Professional Bull Riders Shows Take Viewers Deep Into the Action
You’ll see plenty of western wear on the athletes and everyone else at the Professional Bull Riders shows, such as the Jack Daniel’s Music City Knockout event that took place last weekend at Nashville’s Bridgestone Arena and is part of PBR’s Built Ford Tough Series (BFTS). But make no mistake: this isn’t the back lot at Paramount Pictures.
“It’s a very dangerous sport,” says Brian Douglas, who has directed the show since 2010. That was underscored by the three significant injuries sustained by riders that weekend. He points out that keeping the show safe yet exciting is helped by the fact that crewmembers are a tightly knit troupe. “We travel with the same crew every week,” he says, throughout the 32-week season. “It’s one of the things that sets PBR apart from other sports.”
That kind of consistency allows the show to get viewers in deep. So does a large camera complement. Directed by Douglas from the IMS Productions suite of trucks, the main array comprises three Sony handheld HDC-1500 cameras with Fujinon 4.5X wide-angle lenses. One handheld is behind each of the two bucking chutes; the third covers the riders’ walk-offs, behind-the-scenes shots, and the locker room.
“The wide-angle lens helps us belter capture the action in what are sometimes are very tight and dangerous quarters,” notes Douglas.
Another HDC-1500 is attached to a jib atop what the crew refers to as “the people pen,” getting viewers deep inside the pen where the riders mount the bulls.
In the center of the ring but actually about as far as any of the action tends to reach is the “shark cage”: a pillbox with a barred side through which three Sony HDC-1000 cameras serve as the main action follow cam, low-angle shot camera, and replay camera. A fourth camera is situated mid arena and used primarily for replay and perspective. Two POV cameras are locked to wide shots of the arena and field of play and are used as background for graphic material displayed over their images.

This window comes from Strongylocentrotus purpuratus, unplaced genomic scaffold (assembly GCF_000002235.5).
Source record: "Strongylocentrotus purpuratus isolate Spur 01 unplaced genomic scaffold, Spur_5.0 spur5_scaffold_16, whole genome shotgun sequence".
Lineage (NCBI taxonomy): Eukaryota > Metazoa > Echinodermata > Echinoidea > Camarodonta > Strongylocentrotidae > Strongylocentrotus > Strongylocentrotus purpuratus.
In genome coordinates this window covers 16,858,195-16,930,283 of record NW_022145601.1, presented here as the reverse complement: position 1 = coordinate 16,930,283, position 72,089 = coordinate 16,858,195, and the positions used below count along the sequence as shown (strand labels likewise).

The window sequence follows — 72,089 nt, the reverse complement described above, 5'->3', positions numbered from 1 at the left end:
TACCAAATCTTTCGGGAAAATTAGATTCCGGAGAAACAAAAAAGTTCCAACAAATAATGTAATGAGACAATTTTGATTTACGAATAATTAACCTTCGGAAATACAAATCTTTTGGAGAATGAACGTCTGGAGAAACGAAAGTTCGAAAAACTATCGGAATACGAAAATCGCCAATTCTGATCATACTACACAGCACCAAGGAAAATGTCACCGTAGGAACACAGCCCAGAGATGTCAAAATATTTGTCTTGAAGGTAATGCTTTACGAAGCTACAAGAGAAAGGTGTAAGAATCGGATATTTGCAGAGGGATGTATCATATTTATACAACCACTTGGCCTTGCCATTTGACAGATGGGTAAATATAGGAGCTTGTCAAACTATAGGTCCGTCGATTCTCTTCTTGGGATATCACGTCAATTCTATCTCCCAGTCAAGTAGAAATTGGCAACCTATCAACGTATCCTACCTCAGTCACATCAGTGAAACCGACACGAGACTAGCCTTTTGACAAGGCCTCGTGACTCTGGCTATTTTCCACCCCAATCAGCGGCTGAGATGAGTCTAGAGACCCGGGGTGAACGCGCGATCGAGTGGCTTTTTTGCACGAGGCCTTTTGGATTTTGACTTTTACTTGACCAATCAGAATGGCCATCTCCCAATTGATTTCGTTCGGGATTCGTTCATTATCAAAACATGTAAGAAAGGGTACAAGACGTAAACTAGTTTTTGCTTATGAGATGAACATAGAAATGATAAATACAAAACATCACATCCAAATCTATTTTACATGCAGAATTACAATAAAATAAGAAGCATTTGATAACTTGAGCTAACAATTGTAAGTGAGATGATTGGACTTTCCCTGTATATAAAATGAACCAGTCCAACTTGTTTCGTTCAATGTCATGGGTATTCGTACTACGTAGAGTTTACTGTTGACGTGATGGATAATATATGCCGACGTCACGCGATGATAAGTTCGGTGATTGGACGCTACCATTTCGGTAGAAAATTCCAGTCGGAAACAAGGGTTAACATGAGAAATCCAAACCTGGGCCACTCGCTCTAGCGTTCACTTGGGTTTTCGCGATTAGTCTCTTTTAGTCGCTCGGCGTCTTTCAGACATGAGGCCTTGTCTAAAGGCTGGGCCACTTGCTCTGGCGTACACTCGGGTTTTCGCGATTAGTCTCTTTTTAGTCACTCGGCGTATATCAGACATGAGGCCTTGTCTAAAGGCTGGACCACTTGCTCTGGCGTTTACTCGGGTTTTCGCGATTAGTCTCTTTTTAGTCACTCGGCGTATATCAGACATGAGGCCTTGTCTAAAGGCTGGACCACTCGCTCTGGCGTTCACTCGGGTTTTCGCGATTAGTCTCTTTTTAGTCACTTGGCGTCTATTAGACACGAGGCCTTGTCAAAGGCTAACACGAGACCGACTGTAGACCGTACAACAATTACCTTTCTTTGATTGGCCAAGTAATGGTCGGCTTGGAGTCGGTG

The comprehensive coverage of the field lets Douglas toggle between two distinct production approaches. “On our standard show, we shoot the rides and event in a conventional manner, like standard sports coverage. [We’re] out front of the chutes, utilizing the shark cage as well as a camera off to the side, with those two cameras making up two of the nine total cams.”
However, for what he calls the “pure” broadcast, the production uses the same nine cameras. “But we take our viewers behind the scenes and shoot the rides from the chute or rider view, utilizing the handheld cameras’ perspective as the main follow cam or action cam depicts the rider leaving the chutes more from his perspective,” he explains. “We then use the conventional-perspective camera angles as the primary replay angles. We also have our talent rove around, using wireless microphones, during the event, as opposed to the industry-standard announce-booth philosophy, to once again take our viewers truly behind the scenes.”
No matter how many cameras he has, though, and where they are, pictures alone can’t convey the intensity of bull riding, what A1 Mark Harrier calls “the brutality of it.”
“It’s a different kind of sport,” says Douglas, whose father was a camera operator for CBS Sports for 30 years and was on the crew for the notorious NFL “Ice Bowl” game in 1967. “But it’s one that you can take viewers very deep into.”